HOUSTON — Juan Soto and the Washington Nationals quickly derailed the Cole Express.
A 20-year-old prodigy with a passion for the big moment, Soto homered onto the train tracks high above the left field wall and hit a two-run double as the Nationals tagged Gerrit Cole and the Houston Astros 5-4 Tuesday night in the World Series opener.
“After the first at-bat, I just said, ‘It’s another baseball game,’” Soto said. “In the first at-bat, I’m not going to lie, I was a little bit shaking in my legs.”
Not even a history-making home run by postseason star George Springer — and another drive that nearly tied it in the eighth inning — could deter Washington.
Ryan Zimmerman, still full of sock at 35, also homered to back a resourceful Max Scherzer and boost the wild-card Nationals in their first World Series appearance — tres bien for a franchise that began as the Montreal Expos in 1969.
“They waited a long time,” Nationals manager Dave Martinez said.
Otherworldly almost all season, Cole looked downright ordinary. Trea Turner singled on the second pitch of the game and the Nationals were off and running, ending Cole’s 19-game winning streak that stretched back 25 starts to May.
“I didn’t have my A-game tonight,” Cole said.
Not what Cole or anyone else at Minute Maid Park expected, especially after he led the majors in strikeouts, topped the AL in ERA and finished second in the big leagues in wins to teammate Justin Verlander.
Cole had breezed through the AL playoffs, too.
Yet it was a further testament to an eternal truth about baseball: It doesn’t matter what you do the whole season if you don’t get it done in October.
“I think he’s been so good for so long that there builds this thought of invincibility and that it’s impossible to beat him,” Astros manager AJ Hinch said. “So when it happens it is a surprise to all of us because we’ve watched for months this guy completely dominate the opposition.”
Soto finished with three hits and a stolen base. Three days shy of his 21st birthday, the wunderkind left fielder also snared Michael Brantley’s late try for a tying hit.
The MVP when Houston won its first crown in 2017, Springer set a record by connecting in his fifth straight Series game to make it 5-3 in the seventh. But reliever Daniel Hudson threw a fastball past rookie Yordan Álvarez with the bases loaded to end the inning.
In the eighth, Springer put a charge into a drive to deep right-center field, and it appeared as though he might’ve hit a tying, two-run homer. Springer took a couple of hops out of the batter’s box to watch, and had to settle for an RBI double when the ball glanced off the glove of a leaping Adam Eaton at the fence.
Heavily favored at the start, the 107-win Astros will try to get even Wednesday night when Verlander faces Stephen Strasburg in another matchup of aces.
Scherzer slipped in and out of trouble for five innings. But every time the stadium got rollicking, he found a way to get out of trouble. There’s a reason ol’ Max has won three Cy Young Awards.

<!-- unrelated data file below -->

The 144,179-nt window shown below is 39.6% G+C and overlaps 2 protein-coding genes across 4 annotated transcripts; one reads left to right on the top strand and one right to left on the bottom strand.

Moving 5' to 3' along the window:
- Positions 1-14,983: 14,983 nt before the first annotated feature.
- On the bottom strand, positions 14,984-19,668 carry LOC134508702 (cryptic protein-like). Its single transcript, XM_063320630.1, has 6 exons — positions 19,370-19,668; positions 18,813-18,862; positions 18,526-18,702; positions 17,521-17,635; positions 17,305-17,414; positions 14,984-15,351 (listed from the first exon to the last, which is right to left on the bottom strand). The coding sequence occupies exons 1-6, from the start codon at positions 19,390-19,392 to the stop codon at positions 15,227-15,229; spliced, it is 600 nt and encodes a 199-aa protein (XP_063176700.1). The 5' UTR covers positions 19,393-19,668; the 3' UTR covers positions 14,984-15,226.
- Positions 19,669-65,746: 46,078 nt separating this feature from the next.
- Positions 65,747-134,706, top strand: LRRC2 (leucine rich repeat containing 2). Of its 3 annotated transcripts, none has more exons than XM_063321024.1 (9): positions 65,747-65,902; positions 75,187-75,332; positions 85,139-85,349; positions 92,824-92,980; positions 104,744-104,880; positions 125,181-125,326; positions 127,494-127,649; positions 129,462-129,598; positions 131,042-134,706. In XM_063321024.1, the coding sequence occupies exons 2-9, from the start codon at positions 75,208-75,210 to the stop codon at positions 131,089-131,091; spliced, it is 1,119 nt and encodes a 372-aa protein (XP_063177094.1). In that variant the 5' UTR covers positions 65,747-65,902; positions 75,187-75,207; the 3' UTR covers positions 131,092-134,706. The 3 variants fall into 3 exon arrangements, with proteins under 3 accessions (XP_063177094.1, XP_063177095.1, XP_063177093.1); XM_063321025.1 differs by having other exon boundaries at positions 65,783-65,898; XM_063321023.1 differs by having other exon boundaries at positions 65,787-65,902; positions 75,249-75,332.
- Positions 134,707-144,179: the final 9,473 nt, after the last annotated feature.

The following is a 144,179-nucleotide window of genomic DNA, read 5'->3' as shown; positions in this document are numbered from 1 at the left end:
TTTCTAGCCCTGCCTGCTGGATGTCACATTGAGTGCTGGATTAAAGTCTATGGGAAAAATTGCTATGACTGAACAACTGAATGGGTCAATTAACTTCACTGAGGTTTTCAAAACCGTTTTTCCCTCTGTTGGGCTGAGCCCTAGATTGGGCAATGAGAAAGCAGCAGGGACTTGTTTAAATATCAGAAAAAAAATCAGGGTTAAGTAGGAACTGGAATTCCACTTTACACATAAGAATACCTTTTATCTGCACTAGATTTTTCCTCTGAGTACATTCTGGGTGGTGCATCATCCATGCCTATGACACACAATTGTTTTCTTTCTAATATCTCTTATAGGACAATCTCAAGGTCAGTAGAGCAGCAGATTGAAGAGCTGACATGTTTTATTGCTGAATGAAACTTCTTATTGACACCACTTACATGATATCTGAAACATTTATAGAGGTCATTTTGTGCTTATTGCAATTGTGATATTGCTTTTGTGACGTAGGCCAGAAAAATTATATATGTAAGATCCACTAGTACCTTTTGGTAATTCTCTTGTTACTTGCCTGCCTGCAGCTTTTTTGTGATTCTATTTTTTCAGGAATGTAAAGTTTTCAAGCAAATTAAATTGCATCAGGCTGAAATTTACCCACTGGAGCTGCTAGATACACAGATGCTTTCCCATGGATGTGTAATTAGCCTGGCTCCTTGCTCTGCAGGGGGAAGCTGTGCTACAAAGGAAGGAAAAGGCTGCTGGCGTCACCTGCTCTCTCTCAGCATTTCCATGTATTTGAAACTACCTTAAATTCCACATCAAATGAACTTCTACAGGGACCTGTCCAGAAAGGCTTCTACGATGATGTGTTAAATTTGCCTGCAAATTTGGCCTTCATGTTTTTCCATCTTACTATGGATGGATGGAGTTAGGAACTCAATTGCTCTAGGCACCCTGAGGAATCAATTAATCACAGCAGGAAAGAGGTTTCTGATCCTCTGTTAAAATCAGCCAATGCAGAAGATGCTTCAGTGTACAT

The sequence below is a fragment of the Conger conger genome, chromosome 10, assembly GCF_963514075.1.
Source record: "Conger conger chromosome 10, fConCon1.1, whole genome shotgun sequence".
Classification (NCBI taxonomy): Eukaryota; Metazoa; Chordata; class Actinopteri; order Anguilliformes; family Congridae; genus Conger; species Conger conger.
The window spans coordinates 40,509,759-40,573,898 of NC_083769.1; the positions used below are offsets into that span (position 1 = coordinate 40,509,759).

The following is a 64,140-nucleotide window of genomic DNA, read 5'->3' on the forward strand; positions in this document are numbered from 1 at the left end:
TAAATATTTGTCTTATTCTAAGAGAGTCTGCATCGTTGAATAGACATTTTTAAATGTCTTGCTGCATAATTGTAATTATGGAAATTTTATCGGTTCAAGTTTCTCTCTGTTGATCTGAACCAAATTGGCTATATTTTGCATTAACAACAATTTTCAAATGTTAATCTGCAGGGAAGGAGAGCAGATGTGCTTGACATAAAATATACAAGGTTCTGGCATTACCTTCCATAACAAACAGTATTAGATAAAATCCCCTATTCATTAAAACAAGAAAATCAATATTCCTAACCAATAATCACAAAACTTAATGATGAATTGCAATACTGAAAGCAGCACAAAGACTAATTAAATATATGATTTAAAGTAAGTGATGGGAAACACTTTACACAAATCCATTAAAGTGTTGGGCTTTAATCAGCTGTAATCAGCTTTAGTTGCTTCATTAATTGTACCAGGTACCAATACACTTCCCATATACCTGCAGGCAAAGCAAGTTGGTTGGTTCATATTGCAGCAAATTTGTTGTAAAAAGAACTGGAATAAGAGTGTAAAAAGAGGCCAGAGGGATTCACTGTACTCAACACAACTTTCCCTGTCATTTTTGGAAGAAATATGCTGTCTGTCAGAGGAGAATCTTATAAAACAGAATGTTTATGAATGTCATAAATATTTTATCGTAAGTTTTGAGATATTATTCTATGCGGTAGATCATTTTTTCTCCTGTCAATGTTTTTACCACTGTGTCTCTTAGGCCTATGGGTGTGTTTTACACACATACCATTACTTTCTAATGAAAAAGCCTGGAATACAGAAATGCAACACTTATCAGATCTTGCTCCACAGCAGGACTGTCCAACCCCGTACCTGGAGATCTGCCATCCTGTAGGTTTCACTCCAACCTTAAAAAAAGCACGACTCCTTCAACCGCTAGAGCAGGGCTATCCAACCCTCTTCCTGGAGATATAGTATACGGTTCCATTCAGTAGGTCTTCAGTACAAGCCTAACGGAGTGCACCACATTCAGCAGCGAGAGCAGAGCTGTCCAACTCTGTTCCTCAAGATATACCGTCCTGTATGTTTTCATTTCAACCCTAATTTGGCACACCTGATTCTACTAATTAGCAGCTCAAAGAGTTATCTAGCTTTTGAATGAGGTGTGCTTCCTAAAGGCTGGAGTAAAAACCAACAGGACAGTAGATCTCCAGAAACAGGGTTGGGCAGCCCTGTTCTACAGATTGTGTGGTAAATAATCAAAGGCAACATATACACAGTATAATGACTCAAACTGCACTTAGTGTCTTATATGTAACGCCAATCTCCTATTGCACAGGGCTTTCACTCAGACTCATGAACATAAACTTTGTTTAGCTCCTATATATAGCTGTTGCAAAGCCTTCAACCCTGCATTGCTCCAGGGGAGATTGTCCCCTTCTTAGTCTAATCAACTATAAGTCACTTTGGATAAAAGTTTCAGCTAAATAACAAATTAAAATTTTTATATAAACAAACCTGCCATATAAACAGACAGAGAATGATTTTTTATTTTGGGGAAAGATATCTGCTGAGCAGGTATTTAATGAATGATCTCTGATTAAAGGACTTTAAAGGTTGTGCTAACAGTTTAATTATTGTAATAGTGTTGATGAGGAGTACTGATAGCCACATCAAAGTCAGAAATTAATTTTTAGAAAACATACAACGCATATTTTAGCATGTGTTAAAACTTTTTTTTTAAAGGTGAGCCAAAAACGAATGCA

Projected Game 4 starter Patrick Corbin threw a scoreless sixth for the Nationals. Springer connected off Tanner Rainey for his 14th career postseason home run before Hudson fanned Álvarez on three pitches.
Hudson retired José Altuve, and Sean Doolittle got Brantley to strand Springer at second in the eighth. Doolittle then closed for a save to give the Nationals their seventh straight victory and 17th in 19 games dating to their September playoff run.
The Nats had a week off after sweeping St. Louis in the NL Championship Series, and easily answered any worries about whether the layoff would leave them rusty.
Leading the way was Soto, whose eighth-inning hit in the wild-card win over Milwaukee sent the Nationals on their path.
Relentless at the plate, he’s already become one of those rare players — like Springer — who seems to turn pressure into production.
“I don’t even look at him as young until you see his face. He’s got kind of the ‘it’ factor,” Hinch said. “He’s got the twitch. He’s got fast hands. He’s got no fear.”
Soto looked overmatched when he fanned on Cole’s 99 mph heater in the first inning. Turned out Soto — the third-youngest player to bat cleanup in a World Series game after Ty Cobb (1907) and Miguel Cabrera (2003) — was just getting warmed up.
Soto justified his place in the 4-spot, launching a leadoff drive in the fourth onto the train tracks to make it 2-all. He became the fourth-youngest player to homer in the Series, behind Andruw Jones, Cabrera and Mickey Mantle.
A while later, the ball was still resting there when the Nationals rallied. Eaton hit a tiebreaking double in the fifth and one batter later, Soto doubled with two outs for a 5-2 lead.
Zimmerman’s long wait in Washington paid off when he hit the first World Series homer in Nationals history, connecting in the second. He was the first player drafted by the team, shortly after it moved from Montreal for the 2005 season.
“It’s been a long ride,” Zimmerman said.
Said Martinez: “My eyes got a little watery for him.”
Cole left after the seventh, getting a pat from Hinch in the dugout. Watching from the front row behind the plate was someone who also knows a lot about pitching — Astros executive, Texas great and Hall of Famer Nolan Ryan, the Ryan Express himself.
Yuli Gurriel ended a string of narrow escapes for Scherzer this month. Opponents had been 0 for 17 against him with runners in scoring position in the postseason before Gurriel’s two-run double in the first.